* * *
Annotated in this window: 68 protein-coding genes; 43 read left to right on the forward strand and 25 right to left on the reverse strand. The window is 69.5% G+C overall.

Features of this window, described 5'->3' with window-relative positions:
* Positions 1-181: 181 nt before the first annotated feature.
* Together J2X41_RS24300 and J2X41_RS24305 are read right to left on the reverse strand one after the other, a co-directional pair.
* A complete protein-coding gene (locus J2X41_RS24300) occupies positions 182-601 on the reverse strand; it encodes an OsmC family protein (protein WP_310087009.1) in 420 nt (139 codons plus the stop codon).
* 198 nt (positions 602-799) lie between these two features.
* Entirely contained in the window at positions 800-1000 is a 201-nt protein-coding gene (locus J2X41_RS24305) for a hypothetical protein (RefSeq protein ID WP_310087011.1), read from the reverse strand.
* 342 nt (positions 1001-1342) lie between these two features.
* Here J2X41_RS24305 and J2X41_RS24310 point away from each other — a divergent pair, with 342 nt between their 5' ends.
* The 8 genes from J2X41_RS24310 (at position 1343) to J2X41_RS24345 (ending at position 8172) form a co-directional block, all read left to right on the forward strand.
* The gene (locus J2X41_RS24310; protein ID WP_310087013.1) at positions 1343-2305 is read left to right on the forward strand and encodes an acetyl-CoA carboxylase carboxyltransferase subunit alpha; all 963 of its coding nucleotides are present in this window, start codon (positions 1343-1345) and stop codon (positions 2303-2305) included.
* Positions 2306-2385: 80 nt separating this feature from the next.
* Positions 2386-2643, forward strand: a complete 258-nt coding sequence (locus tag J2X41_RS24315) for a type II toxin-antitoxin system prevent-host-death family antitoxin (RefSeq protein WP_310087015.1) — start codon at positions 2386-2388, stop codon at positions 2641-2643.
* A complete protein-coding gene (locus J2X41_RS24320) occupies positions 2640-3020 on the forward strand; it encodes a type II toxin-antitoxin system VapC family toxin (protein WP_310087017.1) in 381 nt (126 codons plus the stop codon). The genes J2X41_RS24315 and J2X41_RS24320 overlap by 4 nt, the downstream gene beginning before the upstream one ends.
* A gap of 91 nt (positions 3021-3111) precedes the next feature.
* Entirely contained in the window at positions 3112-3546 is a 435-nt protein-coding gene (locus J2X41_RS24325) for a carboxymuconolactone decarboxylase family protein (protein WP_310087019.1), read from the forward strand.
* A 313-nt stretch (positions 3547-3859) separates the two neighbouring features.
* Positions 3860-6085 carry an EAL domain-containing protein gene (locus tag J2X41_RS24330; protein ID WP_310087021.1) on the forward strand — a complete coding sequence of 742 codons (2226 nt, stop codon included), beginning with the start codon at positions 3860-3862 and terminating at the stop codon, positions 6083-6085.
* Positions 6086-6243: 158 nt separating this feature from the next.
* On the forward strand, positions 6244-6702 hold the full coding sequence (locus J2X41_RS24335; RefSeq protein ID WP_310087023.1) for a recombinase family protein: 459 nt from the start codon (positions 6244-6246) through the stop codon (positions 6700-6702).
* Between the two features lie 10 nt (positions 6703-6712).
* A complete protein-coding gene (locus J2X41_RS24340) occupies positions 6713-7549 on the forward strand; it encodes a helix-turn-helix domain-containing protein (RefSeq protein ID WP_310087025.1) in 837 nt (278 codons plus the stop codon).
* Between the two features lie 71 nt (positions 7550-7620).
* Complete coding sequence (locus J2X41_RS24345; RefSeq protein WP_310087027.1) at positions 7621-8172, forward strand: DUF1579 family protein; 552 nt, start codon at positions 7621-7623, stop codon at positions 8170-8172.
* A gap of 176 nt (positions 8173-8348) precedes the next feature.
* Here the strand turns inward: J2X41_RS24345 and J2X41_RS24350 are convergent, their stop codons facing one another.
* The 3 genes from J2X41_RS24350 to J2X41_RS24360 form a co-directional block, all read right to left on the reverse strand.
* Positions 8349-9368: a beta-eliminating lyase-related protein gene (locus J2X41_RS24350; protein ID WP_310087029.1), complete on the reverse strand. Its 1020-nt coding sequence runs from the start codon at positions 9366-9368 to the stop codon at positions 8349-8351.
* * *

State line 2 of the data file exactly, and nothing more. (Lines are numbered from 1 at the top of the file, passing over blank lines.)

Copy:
Features of this window, described 5'->3' with window-relative positions: